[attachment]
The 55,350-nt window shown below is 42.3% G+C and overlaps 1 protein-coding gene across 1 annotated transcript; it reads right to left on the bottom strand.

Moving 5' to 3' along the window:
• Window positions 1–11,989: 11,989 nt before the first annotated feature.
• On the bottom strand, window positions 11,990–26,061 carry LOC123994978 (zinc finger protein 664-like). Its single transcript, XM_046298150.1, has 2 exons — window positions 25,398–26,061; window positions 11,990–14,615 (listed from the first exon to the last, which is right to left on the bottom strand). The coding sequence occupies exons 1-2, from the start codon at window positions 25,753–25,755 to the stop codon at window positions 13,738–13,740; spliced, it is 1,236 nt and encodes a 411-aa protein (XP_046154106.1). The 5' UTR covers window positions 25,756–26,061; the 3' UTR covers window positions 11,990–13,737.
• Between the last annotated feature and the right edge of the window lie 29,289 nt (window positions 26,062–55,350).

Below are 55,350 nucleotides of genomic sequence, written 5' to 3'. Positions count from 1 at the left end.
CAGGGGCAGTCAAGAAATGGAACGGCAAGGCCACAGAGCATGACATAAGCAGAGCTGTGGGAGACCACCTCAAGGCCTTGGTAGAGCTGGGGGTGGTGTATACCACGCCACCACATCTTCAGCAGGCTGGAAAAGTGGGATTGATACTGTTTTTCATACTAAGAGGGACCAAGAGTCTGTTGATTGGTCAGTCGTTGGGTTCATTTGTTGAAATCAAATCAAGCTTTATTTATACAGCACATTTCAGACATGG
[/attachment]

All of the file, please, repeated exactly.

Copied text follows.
The 55,350-nt window shown below is 42.3% G+C and overlaps 1 protein-coding gene across 1 annotated transcript; it reads right to left on the bottom strand.

Moving 5' to 3' along the window:
• Window positions 1–11,989: 11,989 nt before the first annotated feature.
• On the bottom strand, window positions 11,990–26,061 carry LOC123994978 (zinc finger protein 664-like). Its single transcript, XM_046298150.1, has 2 exons — window positions 25,398–26,061; window positions 11,990–14,615 (listed from the first exon to the last, which is right to left on the bottom strand). The coding sequence occupies exons 1-2, from the start codon at window positions 25,753–25,755 to the stop codon at window positions 13,738–13,740; spliced, it is 1,236 nt and encodes a 411-aa protein (XP_046154106.1). The 5' UTR covers window positions 25,756–26,061; the 3' UTR covers window positions 11,990–13,737.
• Between the last annotated feature and the right edge of the window lie 29,289 nt (window positions 26,062–55,350).

Below are 55,350 nucleotides of genomic sequence, written 5' to 3'. Positions count from 1 at the left end.
CAGGGGCAGTCAAGAAATGGAACGGCAAGGCCACAGAGCATGACATAAGCAGAGCTGTGGGAGACCACCTCAAGGCCTTGGTAGAGCTGGGGGTGGTGTATACCACGCCACCACATCTTCAGCAGGCTGGAAAAGTGGGATTGATACTGTTTTTCATACTAAGAGGGACCAAGAGTCTGTTGATTGGTCAGTCGTTGGGTTCATTTGTTGAAATCAAATCAAGCTTTATTTATACAGCACATTTCAGACATGG